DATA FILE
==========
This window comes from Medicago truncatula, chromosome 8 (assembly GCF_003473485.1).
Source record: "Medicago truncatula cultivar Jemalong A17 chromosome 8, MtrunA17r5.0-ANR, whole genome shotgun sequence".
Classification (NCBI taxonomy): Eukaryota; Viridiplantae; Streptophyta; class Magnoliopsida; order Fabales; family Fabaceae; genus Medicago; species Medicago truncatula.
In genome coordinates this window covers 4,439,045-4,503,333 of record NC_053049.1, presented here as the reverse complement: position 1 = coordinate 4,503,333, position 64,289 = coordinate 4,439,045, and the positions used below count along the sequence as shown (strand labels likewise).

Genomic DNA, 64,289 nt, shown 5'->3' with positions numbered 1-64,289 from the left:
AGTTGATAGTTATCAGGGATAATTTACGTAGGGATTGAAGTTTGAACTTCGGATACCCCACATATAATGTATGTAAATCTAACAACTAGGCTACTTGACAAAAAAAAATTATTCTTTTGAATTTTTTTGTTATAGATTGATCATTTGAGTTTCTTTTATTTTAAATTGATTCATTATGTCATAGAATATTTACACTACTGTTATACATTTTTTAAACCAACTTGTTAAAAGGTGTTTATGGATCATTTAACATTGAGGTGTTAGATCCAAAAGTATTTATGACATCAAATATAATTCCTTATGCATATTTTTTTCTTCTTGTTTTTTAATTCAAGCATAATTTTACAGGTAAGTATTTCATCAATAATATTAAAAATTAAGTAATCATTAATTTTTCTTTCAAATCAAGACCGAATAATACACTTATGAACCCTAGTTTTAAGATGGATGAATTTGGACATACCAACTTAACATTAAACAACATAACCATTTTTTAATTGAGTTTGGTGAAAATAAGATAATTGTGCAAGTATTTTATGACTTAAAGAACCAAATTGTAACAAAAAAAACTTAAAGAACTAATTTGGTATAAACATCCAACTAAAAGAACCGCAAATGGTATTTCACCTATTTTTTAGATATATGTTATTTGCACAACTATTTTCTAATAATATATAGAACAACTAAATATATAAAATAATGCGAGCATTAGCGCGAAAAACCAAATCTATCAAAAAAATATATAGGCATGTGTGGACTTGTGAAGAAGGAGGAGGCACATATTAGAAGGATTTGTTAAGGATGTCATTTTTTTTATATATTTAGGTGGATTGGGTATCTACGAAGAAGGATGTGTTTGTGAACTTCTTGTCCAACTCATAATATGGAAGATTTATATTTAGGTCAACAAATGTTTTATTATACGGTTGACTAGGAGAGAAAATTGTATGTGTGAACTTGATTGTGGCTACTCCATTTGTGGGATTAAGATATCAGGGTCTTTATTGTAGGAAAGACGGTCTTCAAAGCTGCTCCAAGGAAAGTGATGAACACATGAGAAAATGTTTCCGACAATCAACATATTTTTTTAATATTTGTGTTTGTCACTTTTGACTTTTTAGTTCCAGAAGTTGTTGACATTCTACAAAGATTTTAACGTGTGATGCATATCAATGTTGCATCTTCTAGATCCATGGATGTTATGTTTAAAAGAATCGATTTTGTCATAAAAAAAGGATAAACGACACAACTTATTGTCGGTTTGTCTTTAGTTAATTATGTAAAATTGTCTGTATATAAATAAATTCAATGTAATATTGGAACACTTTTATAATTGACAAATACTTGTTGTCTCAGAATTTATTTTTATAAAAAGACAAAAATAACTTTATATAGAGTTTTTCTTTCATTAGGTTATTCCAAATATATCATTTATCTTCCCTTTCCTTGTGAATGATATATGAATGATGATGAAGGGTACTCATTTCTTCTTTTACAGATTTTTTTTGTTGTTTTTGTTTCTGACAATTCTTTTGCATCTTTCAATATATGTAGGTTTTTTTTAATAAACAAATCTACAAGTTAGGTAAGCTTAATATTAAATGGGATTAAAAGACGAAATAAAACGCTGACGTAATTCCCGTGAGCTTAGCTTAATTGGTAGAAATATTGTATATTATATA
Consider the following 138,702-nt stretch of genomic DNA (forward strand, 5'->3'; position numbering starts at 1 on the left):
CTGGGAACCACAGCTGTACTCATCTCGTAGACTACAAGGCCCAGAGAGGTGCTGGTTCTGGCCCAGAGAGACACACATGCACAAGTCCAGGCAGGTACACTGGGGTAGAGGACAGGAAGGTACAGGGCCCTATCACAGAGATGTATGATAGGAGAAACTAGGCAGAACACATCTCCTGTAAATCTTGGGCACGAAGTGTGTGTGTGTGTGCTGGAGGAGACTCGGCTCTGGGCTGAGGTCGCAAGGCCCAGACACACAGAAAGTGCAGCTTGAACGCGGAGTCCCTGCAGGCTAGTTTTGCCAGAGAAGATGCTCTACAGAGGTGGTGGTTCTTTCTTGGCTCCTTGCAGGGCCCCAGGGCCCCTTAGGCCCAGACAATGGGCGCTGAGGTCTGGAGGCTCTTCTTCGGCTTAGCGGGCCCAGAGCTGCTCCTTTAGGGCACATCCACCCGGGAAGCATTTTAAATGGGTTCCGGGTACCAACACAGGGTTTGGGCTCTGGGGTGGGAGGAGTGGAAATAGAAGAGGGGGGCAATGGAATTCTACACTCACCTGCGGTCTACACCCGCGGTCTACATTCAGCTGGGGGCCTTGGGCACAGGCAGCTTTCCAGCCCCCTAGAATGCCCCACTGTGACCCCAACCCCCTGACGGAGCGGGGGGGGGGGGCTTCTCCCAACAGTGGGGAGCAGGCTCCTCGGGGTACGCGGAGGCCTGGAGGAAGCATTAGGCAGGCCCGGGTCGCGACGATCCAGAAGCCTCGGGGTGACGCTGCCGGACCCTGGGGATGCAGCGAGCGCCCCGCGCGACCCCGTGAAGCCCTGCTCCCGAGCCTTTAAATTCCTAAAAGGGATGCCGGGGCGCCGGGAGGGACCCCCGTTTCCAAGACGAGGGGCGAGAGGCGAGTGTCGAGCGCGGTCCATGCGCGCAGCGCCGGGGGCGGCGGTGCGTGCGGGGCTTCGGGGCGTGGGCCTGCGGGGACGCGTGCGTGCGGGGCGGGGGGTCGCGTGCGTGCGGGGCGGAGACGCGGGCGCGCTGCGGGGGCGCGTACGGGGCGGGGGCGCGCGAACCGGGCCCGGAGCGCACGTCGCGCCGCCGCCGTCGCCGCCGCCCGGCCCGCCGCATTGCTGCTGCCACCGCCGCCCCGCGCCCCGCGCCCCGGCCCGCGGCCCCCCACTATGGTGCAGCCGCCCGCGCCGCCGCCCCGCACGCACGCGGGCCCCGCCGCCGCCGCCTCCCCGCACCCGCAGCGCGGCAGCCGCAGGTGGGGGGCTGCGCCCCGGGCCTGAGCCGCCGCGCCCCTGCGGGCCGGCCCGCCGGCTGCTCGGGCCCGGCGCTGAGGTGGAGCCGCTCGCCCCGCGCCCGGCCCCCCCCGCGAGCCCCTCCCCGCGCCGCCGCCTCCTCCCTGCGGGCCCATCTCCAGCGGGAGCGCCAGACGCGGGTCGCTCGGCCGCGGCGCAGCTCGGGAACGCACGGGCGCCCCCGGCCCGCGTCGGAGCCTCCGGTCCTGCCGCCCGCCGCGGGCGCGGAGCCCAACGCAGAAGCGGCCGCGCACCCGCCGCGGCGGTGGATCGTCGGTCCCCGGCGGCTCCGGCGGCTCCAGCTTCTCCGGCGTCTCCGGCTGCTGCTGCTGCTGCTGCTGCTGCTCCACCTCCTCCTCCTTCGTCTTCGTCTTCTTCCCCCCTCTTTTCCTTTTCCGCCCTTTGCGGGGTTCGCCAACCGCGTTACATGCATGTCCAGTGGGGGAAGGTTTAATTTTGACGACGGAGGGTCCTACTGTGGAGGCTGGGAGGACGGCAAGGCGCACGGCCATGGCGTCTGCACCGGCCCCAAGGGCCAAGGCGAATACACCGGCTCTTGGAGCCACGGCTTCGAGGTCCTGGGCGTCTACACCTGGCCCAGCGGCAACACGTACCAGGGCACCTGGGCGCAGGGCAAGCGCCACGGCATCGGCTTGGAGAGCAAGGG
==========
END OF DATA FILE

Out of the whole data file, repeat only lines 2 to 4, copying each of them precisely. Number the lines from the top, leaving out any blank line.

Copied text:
Source record: "Medicago truncatula cultivar Jemalong A17 chromosome 8, MtrunA17r5.0-ANR, whole genome shotgun sequence".
Classification (NCBI taxonomy): Eukaryota; Viridiplantae; Streptophyta; class Magnoliopsida; order Fabales; family Fabaceae; genus Medicago; species Medicago truncatula.
In genome coordinates this window covers 4,439,045-4,503,333 of record NC_053049.1, presented here as the reverse complement: position 1 = coordinate 4,503,333, position 64,289 = coordinate 4,439,045, and the positions used below count along the sequence as shown (strand labels likewise).